- The South African Revenue Service, SARS is intensifying its efforts to nail shrewd financial advisors together with their non-compliant clients.
The South Africa Revenue Service, SARS tackles finance professionals, and non-compliant clients for failure to remit taxes when due.
This renewed drive for tax collection is revealed recently by Jashwin Baijoo, the head of strategic engagement and compliance.
According to him, SARS is increasingly clamping down on financing professionals, threatening them with de-registration.
A closer look at the SARS compliance drive shows that the threats to financing professionals, including tax practitioners, and accountants are two folds.
SARS Tackles Finance Professionals, Non-Compliant Clients: More on the Move
It is meant to tackle the issue of finance professionals offering financial advice to clients while their finances are disorganized.
Also, if the tax authority’s claim is valid, the compliance drive queries how the non-compliant practitioner would get the needed income to resolve the historic debt.
Apparently, it will be hard for financing professionals to escape jail time even with Professional Indemnity Insurance.
SARS Also Targets Affluent Business People
According to Baijoo, SARS is not just targeting regular businessmen but has also started going after richer and more powerful business people.
This shows that the tax authority is becoming more emboldened and would do whatever it takes to ensure compliance and deal with defaulters.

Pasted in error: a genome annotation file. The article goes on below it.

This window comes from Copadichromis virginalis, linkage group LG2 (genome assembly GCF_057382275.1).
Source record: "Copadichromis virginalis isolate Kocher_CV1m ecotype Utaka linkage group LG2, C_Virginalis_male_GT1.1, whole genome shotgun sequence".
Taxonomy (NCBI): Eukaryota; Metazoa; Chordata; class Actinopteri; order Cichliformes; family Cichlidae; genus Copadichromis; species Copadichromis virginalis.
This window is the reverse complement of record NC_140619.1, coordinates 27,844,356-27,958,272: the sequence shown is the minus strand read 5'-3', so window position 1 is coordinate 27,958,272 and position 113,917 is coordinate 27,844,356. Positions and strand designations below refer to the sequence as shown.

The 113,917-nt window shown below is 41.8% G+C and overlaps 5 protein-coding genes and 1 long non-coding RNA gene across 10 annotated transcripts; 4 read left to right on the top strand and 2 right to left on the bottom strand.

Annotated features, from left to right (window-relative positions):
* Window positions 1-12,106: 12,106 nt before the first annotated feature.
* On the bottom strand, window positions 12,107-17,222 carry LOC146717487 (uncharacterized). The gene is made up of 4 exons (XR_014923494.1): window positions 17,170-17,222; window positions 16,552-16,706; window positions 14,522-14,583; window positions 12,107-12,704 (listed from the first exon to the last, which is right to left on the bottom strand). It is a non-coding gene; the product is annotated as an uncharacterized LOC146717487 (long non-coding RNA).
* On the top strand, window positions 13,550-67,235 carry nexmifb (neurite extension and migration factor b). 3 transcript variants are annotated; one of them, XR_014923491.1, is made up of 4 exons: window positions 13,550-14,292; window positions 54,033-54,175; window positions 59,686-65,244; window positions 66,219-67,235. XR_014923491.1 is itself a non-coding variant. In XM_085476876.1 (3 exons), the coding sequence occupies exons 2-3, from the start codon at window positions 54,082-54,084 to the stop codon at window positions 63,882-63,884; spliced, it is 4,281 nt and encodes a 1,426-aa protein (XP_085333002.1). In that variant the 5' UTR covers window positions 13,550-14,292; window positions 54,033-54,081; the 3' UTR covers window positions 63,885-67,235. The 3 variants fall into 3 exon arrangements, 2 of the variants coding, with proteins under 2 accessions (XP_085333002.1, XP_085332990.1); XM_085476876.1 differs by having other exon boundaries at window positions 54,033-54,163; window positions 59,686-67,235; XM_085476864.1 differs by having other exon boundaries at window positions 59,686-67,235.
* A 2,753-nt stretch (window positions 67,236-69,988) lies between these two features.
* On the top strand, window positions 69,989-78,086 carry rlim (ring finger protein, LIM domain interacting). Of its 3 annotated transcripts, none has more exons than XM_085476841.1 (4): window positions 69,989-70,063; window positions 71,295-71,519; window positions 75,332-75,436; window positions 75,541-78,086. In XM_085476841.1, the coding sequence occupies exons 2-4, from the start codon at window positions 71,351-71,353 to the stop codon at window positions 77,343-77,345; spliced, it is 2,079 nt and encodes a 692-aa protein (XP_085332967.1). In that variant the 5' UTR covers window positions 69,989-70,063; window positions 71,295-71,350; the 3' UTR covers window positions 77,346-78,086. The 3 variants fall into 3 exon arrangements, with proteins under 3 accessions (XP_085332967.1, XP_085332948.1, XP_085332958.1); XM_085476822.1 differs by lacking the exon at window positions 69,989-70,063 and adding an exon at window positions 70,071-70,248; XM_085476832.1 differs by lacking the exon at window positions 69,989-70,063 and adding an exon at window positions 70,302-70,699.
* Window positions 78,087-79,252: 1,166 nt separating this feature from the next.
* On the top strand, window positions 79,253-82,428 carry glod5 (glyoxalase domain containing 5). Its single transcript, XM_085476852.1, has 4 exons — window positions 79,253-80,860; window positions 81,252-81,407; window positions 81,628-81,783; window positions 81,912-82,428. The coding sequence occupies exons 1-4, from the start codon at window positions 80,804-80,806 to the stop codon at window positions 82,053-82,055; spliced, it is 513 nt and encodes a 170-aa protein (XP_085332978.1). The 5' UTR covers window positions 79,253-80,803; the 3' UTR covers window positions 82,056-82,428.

A good example is the recent case involving billionaire Christo Wiese, as Baijoo explained that the SARS commissioner Edward Kieswetter started small by dealing with a number of pawns before moving in on a king.
He further explained that if this judgment goes through and doesn’t get appealed, it will serve as a precedent for future dealings and help improve SARS’ audit and prosecution abilities.
SARS Has The Support of The Presidency
According to Tax Consulting SA, many of the proposed developments to South African law from the 2022 budget, especially SARS’ focus on the eradication of non-compliance and fraud have been enforced.
This is evidence that the actions of the South African Revenue Service (SARS) are backed by the presidency and the National Prosecuting Authority.
In the previous year, it was revealed that to help discover non‐compliance or fraud that happens as a result of the existence of unexplained wealth, there was a proposition that all provisional taxpayers with assets above R50 million be mandated to disclose specified assets and liabilities at market values in their 2023 tax returns.
During his speech at a recent PSG Think Big webinar, SARS commissioner Edward Kieswetter revealed that the tax authority isn’t engaged in any form of a witch hunt but instead works with the data and risk profiles it has been assembling over the years.
He further explained that the tax body makes use of machine learning and AI algorithms to determine who to go after and this helps to keep the objective of their actions.
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